Vendée History

Richard the Lionheart

Richard the Lionheart idealised portrait from circa 18th Century

People have lived in the Vendée since prehistoric times; there are menhirs and dolmens scattered all around the region and these date from 2,500 BC. With the arrival of the Romans in 57 BC, the provinces of Aquitaine and Poitou were united under the “Pax Romana” this precipitated the building of many roads which are still visible today.

Feudal castles began to appear towards the end of the 10th century after Charlemagne’s empire collapsed. Two particularly good examples of these are of these are Tiffauges and Talmont – the latter being a favourite hunting base for Richard the Lionheart. Owing to the popularity of The Shrine of St James the Elder at Santiago de Compostela, the Vendée saw as many as half a million pilgrims passing through the region on their way to the shrine which is situated in north-west Spain and to provide these pilgrims with shelter, many abbeys, alms-houses, hospitals, convents and churches sprang up on the most popular routes.

One of the most important characters in the Vendée during the middle Ages was Eleanor of Aquitaine who married Henry Plantagenet (Later King Henry II) in 1152. Henry was Duke of Normandy and upon his marriage to Eleanor, her dowry of large areas of western France combined with his lands in the North to create a situation whereby much of France was now effectively in English hands.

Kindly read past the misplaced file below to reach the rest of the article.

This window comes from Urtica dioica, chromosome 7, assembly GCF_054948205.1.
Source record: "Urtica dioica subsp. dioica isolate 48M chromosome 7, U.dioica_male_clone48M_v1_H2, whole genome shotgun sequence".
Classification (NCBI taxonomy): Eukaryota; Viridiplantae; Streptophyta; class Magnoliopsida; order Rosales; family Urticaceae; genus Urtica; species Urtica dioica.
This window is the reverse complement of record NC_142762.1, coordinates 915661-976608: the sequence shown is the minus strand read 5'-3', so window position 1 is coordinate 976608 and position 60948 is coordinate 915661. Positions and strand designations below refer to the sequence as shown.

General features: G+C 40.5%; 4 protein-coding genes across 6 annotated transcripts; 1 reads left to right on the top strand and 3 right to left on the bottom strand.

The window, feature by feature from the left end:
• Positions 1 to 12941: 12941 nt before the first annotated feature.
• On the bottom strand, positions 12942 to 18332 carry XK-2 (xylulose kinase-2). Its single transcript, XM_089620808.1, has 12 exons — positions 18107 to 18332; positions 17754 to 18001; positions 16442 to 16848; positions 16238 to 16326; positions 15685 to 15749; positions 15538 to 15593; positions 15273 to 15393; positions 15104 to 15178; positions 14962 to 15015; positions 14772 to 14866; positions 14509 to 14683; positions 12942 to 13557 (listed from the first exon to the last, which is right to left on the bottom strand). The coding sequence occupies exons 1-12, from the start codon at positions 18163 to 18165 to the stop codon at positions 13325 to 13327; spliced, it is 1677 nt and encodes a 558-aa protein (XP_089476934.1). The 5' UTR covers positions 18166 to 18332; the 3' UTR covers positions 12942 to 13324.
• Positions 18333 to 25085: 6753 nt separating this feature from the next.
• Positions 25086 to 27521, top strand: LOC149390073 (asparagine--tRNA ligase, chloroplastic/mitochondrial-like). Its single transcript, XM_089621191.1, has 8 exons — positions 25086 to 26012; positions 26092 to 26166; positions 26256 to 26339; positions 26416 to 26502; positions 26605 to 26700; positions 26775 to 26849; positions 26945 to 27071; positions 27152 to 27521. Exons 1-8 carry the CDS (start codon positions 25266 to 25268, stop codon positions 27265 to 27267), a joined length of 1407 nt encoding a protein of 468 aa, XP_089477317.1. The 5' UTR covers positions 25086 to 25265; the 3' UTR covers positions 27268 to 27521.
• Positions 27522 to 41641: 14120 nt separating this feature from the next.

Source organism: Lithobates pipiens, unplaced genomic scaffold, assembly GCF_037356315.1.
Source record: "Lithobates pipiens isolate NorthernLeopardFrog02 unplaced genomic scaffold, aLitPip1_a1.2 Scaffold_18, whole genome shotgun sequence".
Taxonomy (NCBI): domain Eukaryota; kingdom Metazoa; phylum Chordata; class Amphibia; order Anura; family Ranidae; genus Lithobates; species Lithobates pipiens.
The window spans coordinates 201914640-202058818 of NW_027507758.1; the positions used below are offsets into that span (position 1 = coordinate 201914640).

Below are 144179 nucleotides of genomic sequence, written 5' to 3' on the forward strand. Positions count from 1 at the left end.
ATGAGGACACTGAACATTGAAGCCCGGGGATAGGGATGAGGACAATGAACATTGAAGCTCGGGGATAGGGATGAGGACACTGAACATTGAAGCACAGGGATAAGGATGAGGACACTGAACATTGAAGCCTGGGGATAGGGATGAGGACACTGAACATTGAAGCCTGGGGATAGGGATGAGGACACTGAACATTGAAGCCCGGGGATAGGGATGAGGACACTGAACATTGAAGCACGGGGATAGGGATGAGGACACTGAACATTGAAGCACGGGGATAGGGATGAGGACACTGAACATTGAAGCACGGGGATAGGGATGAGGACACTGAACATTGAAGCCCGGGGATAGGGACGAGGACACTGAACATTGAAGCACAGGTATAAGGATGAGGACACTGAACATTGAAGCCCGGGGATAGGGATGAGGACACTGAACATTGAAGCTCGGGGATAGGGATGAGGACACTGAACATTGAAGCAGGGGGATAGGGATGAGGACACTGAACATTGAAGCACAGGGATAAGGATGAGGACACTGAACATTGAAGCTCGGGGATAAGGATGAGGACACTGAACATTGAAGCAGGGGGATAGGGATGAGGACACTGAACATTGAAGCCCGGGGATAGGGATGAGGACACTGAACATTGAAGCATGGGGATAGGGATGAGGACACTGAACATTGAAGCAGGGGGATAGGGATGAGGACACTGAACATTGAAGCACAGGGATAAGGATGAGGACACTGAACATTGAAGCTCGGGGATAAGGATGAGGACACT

In 1327, Edward III staked his claim to the French throne on the basis that it came rightfully to him through his mother’s line and this claim soon precipitated the Hundred Years War which was propagated successively by Richard II, Henry IV and Henry V. Vast areas of northern and western France were turned into a battleground until in 1453 the French had succeeded in winning back all but the town of Calais.

Cardinal Richelieu was for a time the Bishop of Luçon

Portrait of Cardinal Richelieu 1637 by Philippe de Champaigne

The next major wars were centred around religion and because of the fact that the Vendée was home to many influential Protestants, The Wars of Religion began in 1562 and lasted for over 35 years causing many religious buildings throughout the region to be damaged. This volatile conflict was only brought to an end when the French king Henri IV allowed freedom of worship to the Protestants in 1598 through the edict of Nantes. Henri had actually been brought up a Protestant but had converted to Catholicism on his accession. (A century later, the edict was revoked by Louis XIV causing many Huguenots to flee from the Vendée).

Cardinal Richelieu, (Left) for a time Bishop of Luçon, felt that there was a need to unite the Protestants and Catholics under one crown and sadly he ordered the destruction of many castles including Les Essarts because he believed this would reduce the power of provincial Dukes and Princes and prevent strategic fortresses falling into Protestant hands.

The Wars of the Vendée

General Jean Baptiste Kléber

Republican General General Jean Baptiste Kléber

Three main reasons led the Vendéen people to war in 1793. Firstly with the Civil Constitution of the Clergy which was introduced, the people found the change of religion difficult to accept. The second cause was the execution of King Louis XVI on January 21, 1793 and the third was the introduction of mass conscription. All this led people to rebel in March 1793. A local wagoner Jacques Cathelineau was called upon to lead them and farmers asked military men to lead their troops.